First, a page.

Mitch’s concern is that these lamps claim to not only put out negative ions but act as an ionizer. We know for sure that many air purifiers generate ozone, an unstable oxygen molecule. While ozone is a germicide and has valid uses in areas such as wastewater treatment and exhaust gases, both the Environmental Protection Agency and the American Lung Association caution against indoor use of ozone-generating devices. Even in relatively small amounts, ozone has been shown to trigger asthma attacks and reduce lung elasticity as well as inhibit the immune system’s ability to fight respiratory infections. Aviculturists have linked individual and group bird deaths to ozone.

Now, back to my slightly altered opinion after hearing Mitch’s input. If you have a Himalayan salt lamp and wish to use it, why not put it in another room away from the birds just to be safe? I would have enjoyed mine just as much in the bedroom as I did in the great room and it would have been further from my bird. I’m still not fearful of them, just cautious and I don’t expect them to do anything amazing to my health.

It’s sort of like the Teflon issue. I know for sure that Teflon cookware kills birds when overheated (and a hundred other things – mitchr) but I continue to own and use one piece but only without ever leaving the stove and then just for frying eggs because they stick so badly in most cookware. In other words, use all things with caution around birds.
We welcome the questions we receive from customers and subscribers. We always try to find the answers if we don’t know. This one produced a good discussion, some research, and this article revealed the truth — bird experts and parrot lovers don’t always agree but as long as no birds are harmed and we learn, it is all good.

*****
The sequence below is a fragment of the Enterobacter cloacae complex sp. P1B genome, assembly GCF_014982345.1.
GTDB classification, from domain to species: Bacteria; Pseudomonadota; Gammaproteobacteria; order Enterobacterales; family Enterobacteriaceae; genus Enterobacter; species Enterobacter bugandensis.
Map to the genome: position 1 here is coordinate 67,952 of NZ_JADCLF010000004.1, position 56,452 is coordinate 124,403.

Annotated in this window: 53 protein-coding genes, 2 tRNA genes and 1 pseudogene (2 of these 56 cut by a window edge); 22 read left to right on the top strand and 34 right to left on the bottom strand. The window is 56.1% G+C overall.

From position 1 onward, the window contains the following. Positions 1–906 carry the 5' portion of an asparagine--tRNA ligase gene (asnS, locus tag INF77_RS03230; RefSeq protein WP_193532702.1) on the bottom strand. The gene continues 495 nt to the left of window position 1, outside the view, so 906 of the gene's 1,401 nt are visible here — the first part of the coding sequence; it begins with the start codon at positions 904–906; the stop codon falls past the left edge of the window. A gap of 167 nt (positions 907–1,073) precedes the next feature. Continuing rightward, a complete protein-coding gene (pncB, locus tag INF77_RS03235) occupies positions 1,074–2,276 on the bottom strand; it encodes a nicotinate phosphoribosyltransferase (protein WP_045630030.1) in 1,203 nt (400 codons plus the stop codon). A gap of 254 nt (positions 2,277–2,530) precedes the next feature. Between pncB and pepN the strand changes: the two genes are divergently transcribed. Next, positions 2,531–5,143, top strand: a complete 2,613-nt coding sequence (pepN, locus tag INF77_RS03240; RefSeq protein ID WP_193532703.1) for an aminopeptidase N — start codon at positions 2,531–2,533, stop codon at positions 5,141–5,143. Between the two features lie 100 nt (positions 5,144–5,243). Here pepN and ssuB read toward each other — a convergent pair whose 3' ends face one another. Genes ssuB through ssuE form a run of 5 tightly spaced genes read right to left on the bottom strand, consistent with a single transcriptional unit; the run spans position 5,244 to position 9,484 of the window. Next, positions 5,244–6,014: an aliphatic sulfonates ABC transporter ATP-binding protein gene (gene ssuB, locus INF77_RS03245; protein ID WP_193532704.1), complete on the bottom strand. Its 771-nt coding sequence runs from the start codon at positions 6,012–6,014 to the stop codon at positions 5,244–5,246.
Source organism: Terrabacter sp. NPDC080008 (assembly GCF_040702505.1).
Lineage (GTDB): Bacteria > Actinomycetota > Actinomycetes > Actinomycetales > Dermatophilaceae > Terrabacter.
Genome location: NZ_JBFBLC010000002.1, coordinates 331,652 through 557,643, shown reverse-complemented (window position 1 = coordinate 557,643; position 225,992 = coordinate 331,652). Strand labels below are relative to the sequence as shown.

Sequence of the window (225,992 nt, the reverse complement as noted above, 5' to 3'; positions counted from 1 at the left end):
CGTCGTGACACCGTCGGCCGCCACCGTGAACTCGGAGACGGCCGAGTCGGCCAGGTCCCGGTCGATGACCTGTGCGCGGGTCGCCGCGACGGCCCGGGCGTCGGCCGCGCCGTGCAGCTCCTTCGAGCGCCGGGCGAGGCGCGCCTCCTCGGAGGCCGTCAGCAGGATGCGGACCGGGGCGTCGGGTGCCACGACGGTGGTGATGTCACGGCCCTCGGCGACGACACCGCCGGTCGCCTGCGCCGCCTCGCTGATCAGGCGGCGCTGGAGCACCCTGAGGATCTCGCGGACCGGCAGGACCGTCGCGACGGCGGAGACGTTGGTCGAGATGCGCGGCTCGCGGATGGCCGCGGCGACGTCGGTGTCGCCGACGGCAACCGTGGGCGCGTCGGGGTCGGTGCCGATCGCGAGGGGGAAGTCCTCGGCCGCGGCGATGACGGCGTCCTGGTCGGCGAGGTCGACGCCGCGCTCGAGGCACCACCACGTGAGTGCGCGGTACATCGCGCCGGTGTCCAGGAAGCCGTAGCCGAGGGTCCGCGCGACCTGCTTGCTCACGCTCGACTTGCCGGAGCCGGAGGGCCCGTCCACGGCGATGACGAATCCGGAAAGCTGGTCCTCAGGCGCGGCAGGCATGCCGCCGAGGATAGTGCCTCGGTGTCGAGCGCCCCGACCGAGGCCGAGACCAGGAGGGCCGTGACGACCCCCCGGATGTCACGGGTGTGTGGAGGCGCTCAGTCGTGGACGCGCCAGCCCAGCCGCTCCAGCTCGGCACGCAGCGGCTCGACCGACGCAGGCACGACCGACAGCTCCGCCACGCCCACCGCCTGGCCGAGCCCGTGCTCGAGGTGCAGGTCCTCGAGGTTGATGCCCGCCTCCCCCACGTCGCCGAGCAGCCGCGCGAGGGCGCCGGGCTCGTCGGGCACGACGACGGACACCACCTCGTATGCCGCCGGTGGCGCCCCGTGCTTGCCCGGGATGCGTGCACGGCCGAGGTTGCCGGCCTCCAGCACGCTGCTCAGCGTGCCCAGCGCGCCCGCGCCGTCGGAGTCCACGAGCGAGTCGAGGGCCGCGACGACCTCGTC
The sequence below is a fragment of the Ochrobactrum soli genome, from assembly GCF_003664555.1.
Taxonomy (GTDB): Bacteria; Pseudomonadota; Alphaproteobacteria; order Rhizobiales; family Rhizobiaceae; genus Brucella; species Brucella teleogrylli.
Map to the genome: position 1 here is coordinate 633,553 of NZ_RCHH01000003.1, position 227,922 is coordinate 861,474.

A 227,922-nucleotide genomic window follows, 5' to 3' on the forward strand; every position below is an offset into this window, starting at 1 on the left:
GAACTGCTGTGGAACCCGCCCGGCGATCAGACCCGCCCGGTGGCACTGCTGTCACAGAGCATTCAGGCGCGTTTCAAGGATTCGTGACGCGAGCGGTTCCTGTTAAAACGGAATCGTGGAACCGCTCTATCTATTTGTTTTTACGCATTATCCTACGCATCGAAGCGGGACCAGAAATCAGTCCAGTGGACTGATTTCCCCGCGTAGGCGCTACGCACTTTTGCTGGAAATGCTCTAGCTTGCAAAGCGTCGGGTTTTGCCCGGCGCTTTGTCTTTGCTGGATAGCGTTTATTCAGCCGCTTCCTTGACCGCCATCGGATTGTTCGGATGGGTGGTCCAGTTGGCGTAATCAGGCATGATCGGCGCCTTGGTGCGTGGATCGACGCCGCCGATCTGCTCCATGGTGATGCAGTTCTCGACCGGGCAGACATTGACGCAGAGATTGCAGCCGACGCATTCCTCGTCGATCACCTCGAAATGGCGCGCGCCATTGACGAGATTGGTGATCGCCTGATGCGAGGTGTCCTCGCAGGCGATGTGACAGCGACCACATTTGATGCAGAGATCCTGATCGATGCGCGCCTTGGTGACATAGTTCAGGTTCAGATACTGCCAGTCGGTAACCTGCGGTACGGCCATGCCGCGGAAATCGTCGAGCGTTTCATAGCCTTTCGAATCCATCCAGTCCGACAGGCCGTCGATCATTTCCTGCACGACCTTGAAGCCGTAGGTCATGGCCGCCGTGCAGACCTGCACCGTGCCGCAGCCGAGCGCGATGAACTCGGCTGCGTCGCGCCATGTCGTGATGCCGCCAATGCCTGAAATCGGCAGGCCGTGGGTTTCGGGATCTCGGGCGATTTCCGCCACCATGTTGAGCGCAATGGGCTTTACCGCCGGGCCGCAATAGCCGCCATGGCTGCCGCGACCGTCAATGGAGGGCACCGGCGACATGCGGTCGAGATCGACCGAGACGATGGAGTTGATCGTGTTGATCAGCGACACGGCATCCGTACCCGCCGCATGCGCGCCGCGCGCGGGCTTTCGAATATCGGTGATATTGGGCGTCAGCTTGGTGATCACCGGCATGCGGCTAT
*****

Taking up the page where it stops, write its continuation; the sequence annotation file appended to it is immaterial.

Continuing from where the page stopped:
“there’s no hard science – but it works” quick Martha, get my copper bracelet.

Secondary editors note: if you’d like to get one of these lamps here’s a website that sells Himalayan salt lamps as well as offering a great deal of product information: /.

I’m struggling with a couple of teensy things being the prolific fact-checker that I am:

According to Wikipedia:

Himalayan salt is rock salt or halite from a mine in the Punjab region of Pakistan, which rises from the Indo-Gangetic Plain. It is mined in the Khewra Salt Mine, located in Khewra, Jhelum District, Punjab region, Pakistan. The foothills of the Salt Range have located 300 km from the Himalayas, 298 km from Amritsar, India, and 260 km from Lahore. The salt sometimes occurs in a reddish or pink color, with some crystals having an off-white to transparent color

Salt lamps are

Large crystal rocks, mined in Europe and Asia, are also used as salt lamps. A salt lamp is a lamp carved from a larger salt crystal, often colored, with an incandescent light bulb or a candle inside. The lamps give an attractive glow and are suitable for use as nightlights or for ambient mood lighting. When illuminated, salt crystals emit soft glowing light. There is a belief that heated salt crystals emit negative ions or positive energy waves into the air,[5] however there is no scientific evidence that salt lamps actually give out a measurable amount of anions, nor is there any evidence of any health benefits from the lamps

but when I visit the highly informative Health Ambition blog I read”

“I was disappointed that the amazing benefits of pink Himalayan salt lamps are so easily debunked by science, but to be honest, I was expecting it. I look at salt lamps as beautiful decorative items for the home – they’re not medical devices and haven’t been proven to cure or treat any health condition”.

So if you want to use one of these with your bird – have at it. Personally, I prefer to get my salt from the supermarket and my bird lighting from here

Written by the Windy City Parrot Content Team

Your Zygodactyl Footnote


Catherine Tobsing